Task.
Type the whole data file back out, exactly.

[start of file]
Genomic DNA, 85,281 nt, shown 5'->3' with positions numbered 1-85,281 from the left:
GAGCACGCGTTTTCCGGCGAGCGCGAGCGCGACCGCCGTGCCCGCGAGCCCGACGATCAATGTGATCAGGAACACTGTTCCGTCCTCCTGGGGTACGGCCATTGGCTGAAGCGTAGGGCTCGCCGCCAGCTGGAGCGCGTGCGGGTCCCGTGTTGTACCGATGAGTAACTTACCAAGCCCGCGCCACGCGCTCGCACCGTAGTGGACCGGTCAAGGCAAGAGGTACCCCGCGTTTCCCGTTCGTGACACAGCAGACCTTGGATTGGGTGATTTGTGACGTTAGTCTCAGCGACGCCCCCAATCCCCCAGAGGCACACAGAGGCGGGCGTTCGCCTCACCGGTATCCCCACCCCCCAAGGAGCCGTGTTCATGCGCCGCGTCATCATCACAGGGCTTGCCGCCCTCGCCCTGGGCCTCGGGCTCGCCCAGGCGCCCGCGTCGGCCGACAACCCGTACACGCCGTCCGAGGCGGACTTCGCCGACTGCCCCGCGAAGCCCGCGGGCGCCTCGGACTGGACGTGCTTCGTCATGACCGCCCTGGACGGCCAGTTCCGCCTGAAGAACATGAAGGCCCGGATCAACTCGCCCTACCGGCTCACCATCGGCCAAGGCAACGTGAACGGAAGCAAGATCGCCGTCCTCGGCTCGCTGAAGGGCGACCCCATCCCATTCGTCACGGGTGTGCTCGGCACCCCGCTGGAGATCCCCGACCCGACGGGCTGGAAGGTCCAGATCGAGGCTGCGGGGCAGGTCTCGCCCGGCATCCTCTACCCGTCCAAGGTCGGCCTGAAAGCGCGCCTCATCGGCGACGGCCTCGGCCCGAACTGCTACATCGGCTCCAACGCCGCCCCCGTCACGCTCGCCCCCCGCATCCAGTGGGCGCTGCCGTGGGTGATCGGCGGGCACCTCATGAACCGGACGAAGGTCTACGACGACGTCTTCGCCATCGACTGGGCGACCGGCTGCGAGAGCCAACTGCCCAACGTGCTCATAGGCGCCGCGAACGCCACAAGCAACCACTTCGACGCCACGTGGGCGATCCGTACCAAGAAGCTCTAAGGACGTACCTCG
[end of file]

Genomic DNA, 85,281 nt, shown 5'->3' with positions numbered 1-85,281 from the left:
GAGCACGCGTTTTCCGGCGAGCGCGAGCGCGACCGCCGTGCCCGCGAGCCCGACGATCAATGTGATCAGGAACACTGTTCCGTCCTCCTGGGGTACGGCCATTGGCTGAAGCGTAGGGCTCGCCGCCAGCTGGAGCGCGTGCGGGTCCCGTGTTGTACCGATGAGTAACTTACCAAGCCCGCGCCACGCGCTCGCACCGTAGTGGACCGGTCAAGGCAAGAGGTACCCCGCGTTTCCCGTTCGTGACACAGCAGACCTTGGATTGGGTGATTTGTGACGTTAGTCTCAGCGACGCCCCCAATCCCCCAGAGGCACACAGAGGCGGGCGTTCGCCTCACCGGTATCCCCACCCCCCAAGGAGCCGTGTTCATGCGCCGCGTCATCATCACAGGGCTTGCCGCCCTCGCCCTGGGCCTCGGGCTCGCCCAGGCGCCCGCGTCGGCCGACAACCCGTACACGCCGTCCGAGGCGGACTTCGCCGACTGCCCCGCGAAGCCCGCGGGCGCCTCGGACTGGACGTGCTTCGTCATGACCGCCCTGGACGGCCAGTTCCGCCTGAAGAACATGAAGGCCCGGATCAACTCGCCCTACCGGCTCACCATCGGCCAAGGCAACGTGAACGGAAGCAAGATCGCCGTCCTCGGCTCGCTGAAGGGCGACCCCATCCCATTCGTCACGGGTGTGCTCGGCACCCCGCTGGAGATCCCCGACCCGACGGGCTGGAAGGTCCAGATCGAGGCTGCGGGGCAGGTCTCGCCCGGCATCCTCTACCCGTCCAAGGTCGGCCTGAAAGCGCGCCTCATCGGCGACGGCCTCGGCCCGAACTGCTACATCGGCTCCAACGCCGCCCCCGTCACGCTCGCCCCCCGCATCCAGTGGGCGCTGCCGTGGGTGATCGGCGGGCACCTCATGAACCGGACGAAGGTCTACGACGACGTCTTCGCCATCGACTGGGCGACCGGCTGCGAGAGCCAACTGCCCAACGTGCTCATAGGCGCCGCGAACGCCACAAGCAACCACTTCGACGCCACGTGGGCGATCCGTACCAAGAAGCTCTAAGGACGTACCTCG